I'm not really sure.

All I know is that I
...more
Aubrey
4.9/5
I believe / In no one's honour which another keeps, / Nor man's nor woman's.

Do we keep / Our love to pay our debts with?
It is rather pathetic, what is encouraged to soar and what is denied that extra gust of wind beneath its wings. More pathetic yet is when the status quo suckers bend over backwards to excuse the artificiality as if, pound for pound, the more neglected demographic did not meet the demands, layer by layer, pillar by pillar, defined by such vaunted categories as the epic
...more
Laura
Jun 25, 2017 marked it as to-read
Recommends it for: Dagny, Wanda
Free download available at Project Gutenberg.
Melanie
Nov 26, 2007 rated it really liked it  ·  review of another edition
I'm normally not a huge poetry fan (especially English poetry), but I make an exception for *Aurora Leigh.* A verse novel, an urban epic, a working wife and househusband: there's too much paradox here not to love it.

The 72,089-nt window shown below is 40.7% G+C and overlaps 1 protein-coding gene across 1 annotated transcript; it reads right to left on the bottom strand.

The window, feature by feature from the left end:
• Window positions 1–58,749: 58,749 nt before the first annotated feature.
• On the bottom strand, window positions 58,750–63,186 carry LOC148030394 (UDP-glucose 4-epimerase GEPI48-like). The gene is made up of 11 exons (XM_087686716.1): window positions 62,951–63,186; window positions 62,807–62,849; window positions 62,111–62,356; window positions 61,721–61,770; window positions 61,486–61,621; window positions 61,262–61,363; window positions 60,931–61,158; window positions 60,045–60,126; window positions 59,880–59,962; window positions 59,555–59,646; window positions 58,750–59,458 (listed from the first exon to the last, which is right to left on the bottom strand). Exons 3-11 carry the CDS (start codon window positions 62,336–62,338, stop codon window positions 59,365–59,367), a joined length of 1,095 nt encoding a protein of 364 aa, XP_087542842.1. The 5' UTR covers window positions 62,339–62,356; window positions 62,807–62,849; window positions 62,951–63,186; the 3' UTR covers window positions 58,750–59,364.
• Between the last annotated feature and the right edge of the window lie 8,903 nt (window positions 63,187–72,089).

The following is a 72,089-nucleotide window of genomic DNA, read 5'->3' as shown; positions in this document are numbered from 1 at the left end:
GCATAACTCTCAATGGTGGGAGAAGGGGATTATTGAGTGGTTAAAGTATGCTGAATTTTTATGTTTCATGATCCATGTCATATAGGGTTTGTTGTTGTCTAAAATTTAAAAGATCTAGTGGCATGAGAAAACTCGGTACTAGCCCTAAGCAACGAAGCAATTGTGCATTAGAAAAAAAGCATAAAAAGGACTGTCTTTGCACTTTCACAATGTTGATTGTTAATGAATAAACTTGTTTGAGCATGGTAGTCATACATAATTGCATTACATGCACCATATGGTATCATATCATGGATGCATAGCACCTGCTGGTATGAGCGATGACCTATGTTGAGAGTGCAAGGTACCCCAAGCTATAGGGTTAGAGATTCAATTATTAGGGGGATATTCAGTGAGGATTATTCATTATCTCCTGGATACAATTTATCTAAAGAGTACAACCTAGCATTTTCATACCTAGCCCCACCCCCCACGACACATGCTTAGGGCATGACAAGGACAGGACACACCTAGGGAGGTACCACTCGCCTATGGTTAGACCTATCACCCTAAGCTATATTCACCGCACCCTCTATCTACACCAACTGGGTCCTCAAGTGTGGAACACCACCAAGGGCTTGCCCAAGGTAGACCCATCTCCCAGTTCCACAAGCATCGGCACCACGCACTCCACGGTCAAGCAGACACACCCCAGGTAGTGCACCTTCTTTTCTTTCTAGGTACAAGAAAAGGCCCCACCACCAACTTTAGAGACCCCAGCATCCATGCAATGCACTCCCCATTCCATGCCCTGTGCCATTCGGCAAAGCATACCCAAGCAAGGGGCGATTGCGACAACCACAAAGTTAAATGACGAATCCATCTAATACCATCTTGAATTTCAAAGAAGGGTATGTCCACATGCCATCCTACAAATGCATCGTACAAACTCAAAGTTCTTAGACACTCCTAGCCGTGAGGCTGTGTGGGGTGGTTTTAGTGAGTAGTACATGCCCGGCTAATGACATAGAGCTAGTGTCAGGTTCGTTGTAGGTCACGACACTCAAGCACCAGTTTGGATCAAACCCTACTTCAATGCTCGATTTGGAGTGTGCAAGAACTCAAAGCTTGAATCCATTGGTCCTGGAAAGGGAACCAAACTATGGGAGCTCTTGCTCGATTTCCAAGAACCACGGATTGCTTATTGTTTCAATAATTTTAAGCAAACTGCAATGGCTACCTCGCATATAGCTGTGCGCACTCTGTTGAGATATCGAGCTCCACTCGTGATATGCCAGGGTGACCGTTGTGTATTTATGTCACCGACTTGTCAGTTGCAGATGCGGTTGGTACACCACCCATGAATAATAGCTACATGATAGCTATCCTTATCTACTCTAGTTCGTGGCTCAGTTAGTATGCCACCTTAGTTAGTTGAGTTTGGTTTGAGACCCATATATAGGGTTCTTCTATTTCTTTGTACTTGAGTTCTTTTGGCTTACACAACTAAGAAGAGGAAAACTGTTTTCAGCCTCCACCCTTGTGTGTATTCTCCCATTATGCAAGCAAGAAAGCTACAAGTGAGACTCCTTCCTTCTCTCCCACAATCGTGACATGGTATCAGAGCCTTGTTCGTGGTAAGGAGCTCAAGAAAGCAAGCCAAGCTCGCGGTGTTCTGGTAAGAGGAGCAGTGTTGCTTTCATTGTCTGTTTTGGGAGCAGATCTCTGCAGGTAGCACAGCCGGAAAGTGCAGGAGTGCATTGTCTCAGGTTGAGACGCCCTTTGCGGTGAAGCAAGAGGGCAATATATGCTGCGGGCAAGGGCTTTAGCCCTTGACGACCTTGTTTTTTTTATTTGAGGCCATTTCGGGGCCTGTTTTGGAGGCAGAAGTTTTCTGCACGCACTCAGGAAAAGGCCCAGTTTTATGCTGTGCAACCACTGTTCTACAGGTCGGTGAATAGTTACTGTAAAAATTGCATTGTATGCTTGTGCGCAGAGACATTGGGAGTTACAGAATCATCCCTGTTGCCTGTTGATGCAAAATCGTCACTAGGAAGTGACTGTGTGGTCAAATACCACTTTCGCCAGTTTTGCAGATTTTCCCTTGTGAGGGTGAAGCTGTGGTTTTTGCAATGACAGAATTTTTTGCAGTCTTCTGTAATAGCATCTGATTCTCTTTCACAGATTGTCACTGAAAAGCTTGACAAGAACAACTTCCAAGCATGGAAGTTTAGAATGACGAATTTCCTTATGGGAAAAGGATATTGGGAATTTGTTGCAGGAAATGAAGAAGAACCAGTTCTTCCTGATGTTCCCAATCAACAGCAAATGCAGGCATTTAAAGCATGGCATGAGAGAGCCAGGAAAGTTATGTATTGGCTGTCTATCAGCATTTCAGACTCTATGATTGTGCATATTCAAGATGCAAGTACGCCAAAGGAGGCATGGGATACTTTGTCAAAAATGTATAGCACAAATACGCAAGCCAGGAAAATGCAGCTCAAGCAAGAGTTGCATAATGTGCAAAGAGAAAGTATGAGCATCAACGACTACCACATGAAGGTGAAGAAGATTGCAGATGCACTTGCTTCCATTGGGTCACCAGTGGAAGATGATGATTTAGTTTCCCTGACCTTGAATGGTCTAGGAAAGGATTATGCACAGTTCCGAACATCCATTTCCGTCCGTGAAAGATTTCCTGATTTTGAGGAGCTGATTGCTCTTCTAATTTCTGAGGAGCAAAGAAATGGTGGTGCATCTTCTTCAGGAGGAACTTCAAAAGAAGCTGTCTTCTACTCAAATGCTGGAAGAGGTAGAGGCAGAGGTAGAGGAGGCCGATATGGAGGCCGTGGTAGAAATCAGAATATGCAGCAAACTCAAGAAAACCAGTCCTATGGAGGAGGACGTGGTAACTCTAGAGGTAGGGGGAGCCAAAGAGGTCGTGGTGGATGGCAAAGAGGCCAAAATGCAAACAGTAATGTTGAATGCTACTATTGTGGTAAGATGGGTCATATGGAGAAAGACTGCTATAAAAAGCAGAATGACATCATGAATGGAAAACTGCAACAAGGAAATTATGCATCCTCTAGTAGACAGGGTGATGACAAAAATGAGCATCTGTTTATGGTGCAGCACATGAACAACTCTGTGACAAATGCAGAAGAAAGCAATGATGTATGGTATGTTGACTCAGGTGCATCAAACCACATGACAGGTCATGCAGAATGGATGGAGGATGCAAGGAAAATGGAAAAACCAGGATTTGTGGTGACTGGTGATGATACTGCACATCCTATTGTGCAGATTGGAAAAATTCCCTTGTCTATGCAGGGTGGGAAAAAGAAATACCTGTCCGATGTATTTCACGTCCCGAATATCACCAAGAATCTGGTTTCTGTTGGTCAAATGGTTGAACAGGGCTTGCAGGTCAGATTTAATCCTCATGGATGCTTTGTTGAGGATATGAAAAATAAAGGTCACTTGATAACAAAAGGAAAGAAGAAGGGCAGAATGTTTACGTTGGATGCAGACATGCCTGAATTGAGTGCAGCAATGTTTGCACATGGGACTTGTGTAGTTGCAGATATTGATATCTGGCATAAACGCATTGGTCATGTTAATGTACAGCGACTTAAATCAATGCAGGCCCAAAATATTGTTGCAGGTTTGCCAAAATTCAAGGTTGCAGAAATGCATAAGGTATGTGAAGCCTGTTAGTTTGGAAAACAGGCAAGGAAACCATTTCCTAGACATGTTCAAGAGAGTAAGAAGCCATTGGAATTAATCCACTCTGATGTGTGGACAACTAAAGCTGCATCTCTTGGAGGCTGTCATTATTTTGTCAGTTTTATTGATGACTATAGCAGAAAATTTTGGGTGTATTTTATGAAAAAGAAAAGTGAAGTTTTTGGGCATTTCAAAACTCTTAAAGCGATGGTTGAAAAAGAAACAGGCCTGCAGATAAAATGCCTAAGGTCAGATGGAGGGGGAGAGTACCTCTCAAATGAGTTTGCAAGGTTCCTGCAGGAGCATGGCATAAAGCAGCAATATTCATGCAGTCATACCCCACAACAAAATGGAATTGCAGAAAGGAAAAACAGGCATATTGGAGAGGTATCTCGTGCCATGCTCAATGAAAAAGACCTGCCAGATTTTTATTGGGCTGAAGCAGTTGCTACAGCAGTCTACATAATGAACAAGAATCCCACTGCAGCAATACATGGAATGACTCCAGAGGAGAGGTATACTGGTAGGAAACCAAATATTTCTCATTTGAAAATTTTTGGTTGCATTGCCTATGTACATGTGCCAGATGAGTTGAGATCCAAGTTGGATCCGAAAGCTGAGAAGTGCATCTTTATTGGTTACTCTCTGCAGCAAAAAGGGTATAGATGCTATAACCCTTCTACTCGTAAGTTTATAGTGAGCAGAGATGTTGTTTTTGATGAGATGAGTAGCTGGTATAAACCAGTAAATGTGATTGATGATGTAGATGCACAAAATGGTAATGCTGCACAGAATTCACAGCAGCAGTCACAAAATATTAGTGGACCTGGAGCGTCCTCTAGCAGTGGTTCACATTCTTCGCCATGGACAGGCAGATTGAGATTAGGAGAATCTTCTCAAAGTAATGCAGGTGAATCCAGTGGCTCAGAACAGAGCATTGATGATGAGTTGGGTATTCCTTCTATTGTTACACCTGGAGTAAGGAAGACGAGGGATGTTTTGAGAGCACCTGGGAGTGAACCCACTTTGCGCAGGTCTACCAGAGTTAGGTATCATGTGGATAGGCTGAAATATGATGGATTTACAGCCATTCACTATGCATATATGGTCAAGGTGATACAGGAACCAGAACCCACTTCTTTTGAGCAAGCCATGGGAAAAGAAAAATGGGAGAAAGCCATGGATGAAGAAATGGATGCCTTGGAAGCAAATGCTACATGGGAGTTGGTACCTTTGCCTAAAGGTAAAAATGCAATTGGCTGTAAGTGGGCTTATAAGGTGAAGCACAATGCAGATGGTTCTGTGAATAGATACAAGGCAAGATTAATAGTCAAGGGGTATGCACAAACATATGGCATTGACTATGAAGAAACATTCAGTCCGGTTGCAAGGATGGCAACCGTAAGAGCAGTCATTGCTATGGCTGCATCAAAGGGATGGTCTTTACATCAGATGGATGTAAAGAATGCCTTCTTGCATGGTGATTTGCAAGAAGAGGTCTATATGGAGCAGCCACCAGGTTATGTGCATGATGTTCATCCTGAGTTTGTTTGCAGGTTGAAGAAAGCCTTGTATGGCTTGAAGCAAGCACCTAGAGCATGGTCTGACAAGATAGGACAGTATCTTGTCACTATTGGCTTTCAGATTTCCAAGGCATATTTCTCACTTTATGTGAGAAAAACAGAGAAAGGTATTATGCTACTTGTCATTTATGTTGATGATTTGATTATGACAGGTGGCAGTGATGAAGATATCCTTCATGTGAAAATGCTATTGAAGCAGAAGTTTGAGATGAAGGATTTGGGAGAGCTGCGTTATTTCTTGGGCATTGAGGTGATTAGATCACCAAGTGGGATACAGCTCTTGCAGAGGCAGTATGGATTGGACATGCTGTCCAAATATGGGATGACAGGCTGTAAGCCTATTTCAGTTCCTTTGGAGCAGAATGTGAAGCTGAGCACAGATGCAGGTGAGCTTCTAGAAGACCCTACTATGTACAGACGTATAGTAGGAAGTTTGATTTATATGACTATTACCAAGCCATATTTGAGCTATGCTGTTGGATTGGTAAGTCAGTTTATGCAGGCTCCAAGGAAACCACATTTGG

Courtney (courtney & books)
Dec 13, 2017 rated it really liked it
Shelves: finished-in-2017
This is a Victorian epic poem that I had to read for my Victorian Literature class. While it was rather long and at times opaque, I really did enjoy it. I'm not a quote person, but I found myself underlining passages and connecting with this book. This book is rather fascinating, especially because of the cast of characters who are quite complex. I even wrote my final paper on this, so you know I enjoyed it. I would love to come back to this in the future and really enjoy and tear apart this tex ...more
Sarah
Feb 05, 2016 rated it it was amazing  ·  review of another edition
I'm teaching this epic poem in my Victorian Poetry class this month, which has given me a chance to read it again for the first time in several years. I first read Aurora Leigh as a first-year college student in 1994 and was utterly blown away by the fact that a Victorian poem addressed so frankly the kinds of questions I was thinking about as a young woman in the late twentieth century. What kind of work should I do in the world? What kind of work did the world need? Could a poet help make the ...more
Liz
Aug 17, 2010 rated it it was amazing